No less an authority than the late Jacques Cousteau described the oceanic whitetip as “…the most dangerous of all sharks.” Indeed, this shark is considered responsible for more fatal attacks on humans than all other shark species combined. This statement needs a Barry Bonds Home Run Record-sized asterisk, however. Because this is an open ocean shark, these fatalities are usually a result of predation on injured, bleeding people from shipwrecks or downed aircraft. For example, oceanics are deemed responsible for many of the 60-80 sailor shark deaths after the sinking of the USS Indianapolis in 1945 (remember that description by the Robt. Shaw character in the movie Jaws?) Such incidents are not included in common shark-attack indices, and of course the near-shore unprovoked attacks by great whites, tigers and bull sharks receive much notoriety. Since we were not “perceived as prey,” we didn’t really feel threatened, although we kept a watchful eye on every shark approach, and it probably wouldn’t have been a good idea to go in the water if you’d cut yourself shaving that morning. :>) ..

Oceanic whitetips usually roam in isolation from their own species, but have been observed with pilot fish, dolphin fish, remoras and even pilot whales. We saw several sharks accompanied by small schools of pilot fish (Naucrates ductor) and others with rainbow runners (Elagatis bipinnulata)–another open water fish (jack family) rarely seen over reefs.


We named this juvenile oceanic “Peanut.” The perspective is distorted a bit in the above photo with the diver in the background–she’s a lot smaller than she looks. The pups are born at a length of 26 to 30 inches, and she was about 3 & 1/2 feet long, so this was a young shark! Watching her navigating with those outsized pectoral fins she had yet to grow into was like watching a puppy golden retriever learning to run without tripping over its own big paws.

Once we had our fill of Oceanic whitetips, we visited some other sites. These shots are from Allen’s Cay in the northern Exuma chain. It’s a popular anchorage, less than a day’s sail south of Nassau, and the scenes are more typical of what most people expect to see on a Bahamas vacation! The Allen’s Cay Rock Iguana (Cyclura cychlura inornata) feeds on fruits, leaves and flowers of the plants on this tiny island.

We did a dive on a blue hole near Nassau, but the viz in the hole was terrible, so we mostly poked along the rim, doing reef shots in about 30 feet of water.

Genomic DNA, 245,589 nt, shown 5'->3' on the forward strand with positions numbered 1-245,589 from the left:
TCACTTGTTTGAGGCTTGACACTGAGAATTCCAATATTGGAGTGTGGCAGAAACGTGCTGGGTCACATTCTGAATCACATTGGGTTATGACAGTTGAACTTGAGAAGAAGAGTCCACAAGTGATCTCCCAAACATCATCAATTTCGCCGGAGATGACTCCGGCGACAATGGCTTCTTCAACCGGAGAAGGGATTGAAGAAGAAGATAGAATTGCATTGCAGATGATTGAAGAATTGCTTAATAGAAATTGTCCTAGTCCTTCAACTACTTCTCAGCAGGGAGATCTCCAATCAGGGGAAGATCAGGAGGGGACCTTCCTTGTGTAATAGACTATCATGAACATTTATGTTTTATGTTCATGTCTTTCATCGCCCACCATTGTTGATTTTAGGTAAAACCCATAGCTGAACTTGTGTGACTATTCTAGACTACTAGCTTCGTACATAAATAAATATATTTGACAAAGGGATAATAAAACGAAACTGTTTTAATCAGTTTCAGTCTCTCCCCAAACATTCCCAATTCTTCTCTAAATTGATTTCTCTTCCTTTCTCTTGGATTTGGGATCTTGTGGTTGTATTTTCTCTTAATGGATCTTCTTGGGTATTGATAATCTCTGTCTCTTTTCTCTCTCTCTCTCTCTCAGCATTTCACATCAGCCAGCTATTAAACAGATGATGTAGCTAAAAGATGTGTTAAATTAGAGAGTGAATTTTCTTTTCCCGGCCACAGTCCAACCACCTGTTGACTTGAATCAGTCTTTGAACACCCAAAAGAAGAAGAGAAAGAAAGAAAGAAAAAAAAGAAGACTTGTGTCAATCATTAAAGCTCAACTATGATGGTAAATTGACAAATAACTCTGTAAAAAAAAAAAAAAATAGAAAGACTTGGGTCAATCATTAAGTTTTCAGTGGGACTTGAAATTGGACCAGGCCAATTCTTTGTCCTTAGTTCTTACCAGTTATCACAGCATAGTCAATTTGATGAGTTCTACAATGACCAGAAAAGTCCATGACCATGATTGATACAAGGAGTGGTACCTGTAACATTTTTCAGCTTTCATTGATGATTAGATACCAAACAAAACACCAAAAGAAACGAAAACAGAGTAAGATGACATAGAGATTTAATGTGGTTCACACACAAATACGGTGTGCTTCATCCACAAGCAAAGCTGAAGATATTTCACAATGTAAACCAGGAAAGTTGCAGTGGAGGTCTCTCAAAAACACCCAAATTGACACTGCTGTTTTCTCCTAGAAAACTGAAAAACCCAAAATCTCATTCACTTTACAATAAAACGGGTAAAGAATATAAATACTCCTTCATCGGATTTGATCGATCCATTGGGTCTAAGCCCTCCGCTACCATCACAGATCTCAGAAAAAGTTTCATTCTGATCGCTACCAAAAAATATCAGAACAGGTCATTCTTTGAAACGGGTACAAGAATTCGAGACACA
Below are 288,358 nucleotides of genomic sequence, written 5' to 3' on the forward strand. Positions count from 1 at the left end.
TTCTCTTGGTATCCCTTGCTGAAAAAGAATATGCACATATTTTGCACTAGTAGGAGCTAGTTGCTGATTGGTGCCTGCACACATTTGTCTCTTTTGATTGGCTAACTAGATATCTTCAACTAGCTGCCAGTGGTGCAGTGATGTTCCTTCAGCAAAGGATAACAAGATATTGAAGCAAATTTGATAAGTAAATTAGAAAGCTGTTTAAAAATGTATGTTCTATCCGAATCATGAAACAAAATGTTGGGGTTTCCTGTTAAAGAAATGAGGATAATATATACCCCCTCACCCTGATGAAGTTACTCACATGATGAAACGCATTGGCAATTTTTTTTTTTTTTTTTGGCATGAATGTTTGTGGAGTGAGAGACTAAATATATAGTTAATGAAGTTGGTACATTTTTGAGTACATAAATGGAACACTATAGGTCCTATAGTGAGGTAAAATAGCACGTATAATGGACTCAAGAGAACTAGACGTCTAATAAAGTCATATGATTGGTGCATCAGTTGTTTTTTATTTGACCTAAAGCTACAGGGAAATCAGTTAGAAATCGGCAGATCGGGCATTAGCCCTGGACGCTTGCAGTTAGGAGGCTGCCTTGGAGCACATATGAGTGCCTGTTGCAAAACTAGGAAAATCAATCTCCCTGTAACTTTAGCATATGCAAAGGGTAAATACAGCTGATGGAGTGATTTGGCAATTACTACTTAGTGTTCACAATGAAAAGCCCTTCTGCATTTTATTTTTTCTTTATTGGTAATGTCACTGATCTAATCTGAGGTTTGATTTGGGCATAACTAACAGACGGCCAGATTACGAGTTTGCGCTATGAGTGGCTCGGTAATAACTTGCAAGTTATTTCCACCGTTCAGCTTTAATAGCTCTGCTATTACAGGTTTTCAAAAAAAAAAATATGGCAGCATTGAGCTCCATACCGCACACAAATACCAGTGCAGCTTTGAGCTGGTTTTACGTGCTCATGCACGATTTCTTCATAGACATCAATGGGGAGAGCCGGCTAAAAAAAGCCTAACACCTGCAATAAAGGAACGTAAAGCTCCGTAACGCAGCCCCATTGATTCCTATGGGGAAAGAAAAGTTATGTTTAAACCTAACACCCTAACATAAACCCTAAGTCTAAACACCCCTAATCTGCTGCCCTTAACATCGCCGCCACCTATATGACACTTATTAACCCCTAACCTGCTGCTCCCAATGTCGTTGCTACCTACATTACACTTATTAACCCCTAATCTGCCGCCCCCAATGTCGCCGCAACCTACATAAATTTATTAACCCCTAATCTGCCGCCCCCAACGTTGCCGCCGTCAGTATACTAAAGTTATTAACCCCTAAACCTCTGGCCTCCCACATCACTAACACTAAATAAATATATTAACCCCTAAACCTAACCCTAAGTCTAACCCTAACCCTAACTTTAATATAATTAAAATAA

And then there was (of course!) a stop on the way back at Tiger Beach, the main location for my prior Bahamas Shark Fest blogs. You know things are normal when you see the lemon sharks (Negaprion brevirostris) circling on the surface after the crew hangs bait crates off the boat’s stern. We also “wrangle” the sharks in with bait attached to fishing lines–if you click on the above shot on the right to enlarge it, you may see the bait fish in the lemon shark’s mouth.

Laugh if you will (and I’m sure you will), but all guests and crew worked to hook these small fish. They played an important role in bringing in the sharks, as noted in the paragraph and two photos just above this portrait of the proud fisherman and his catch (thanks to Jim Abernethy for the shot).

Underwater shots of lemon sharks.

The above photo shows behavior I’ve seen a few times before, and commented on in last year’s Shark Fest blog. A lemon shark will suddenly just stop, and open its mouth to allow itself to be cleaned by the sharksuckers (Echeneis naucrates–remora family) which are usually attached to the shark. The shark creates its own “cleaning station!”

And what would Tiger Beach be without tiger sharks (Galeocerdo cuvier)? One of the highlights of our trip was the return of Emma (first three photos above), the star of my very first blog posts from our “Second Annual” trip here. Emma was docile as ever, coming close but not exhibiting any threatening behavior. The only difference is that she’s even bigger (about 14 feet now) and really HUGE around (maybe pregnant?) The photo on the lower right is of another tiger on the scene–not as big as Emma, but not at all shy about coming close, either.

We then spent some time at a place Jimmy calls Carcharhinus Cut. Similar to the site we dove last year called the Mother Lode, it’s an opportunity to photograph Caribbean Reef Sharks (Carcharhinus perezi) with the colorful reef. The photo on the right, above served as a kind of reminder to me–should we divers be emulating the behavior of those fish hiding in the reef? :>)..

As usual, we also had fabulous Bahamas sunsets to photograph–a good point at which to end this blog post. The group shot photo above is courtesy of Jim Abernathy.

I now have photos of all the “Big Five” shark species–great white, tiger, oceanic whitetip, bull and great hammerhead (, click on “Photo Examples” than click on “Sharks” for more)–and all except the great white shots were taken on Jim Abernethy trips. Many thanks to Jimmy and crew members Wade, Don, John and Ed for another fantastic trip! I’ll be back next year!

Best to all,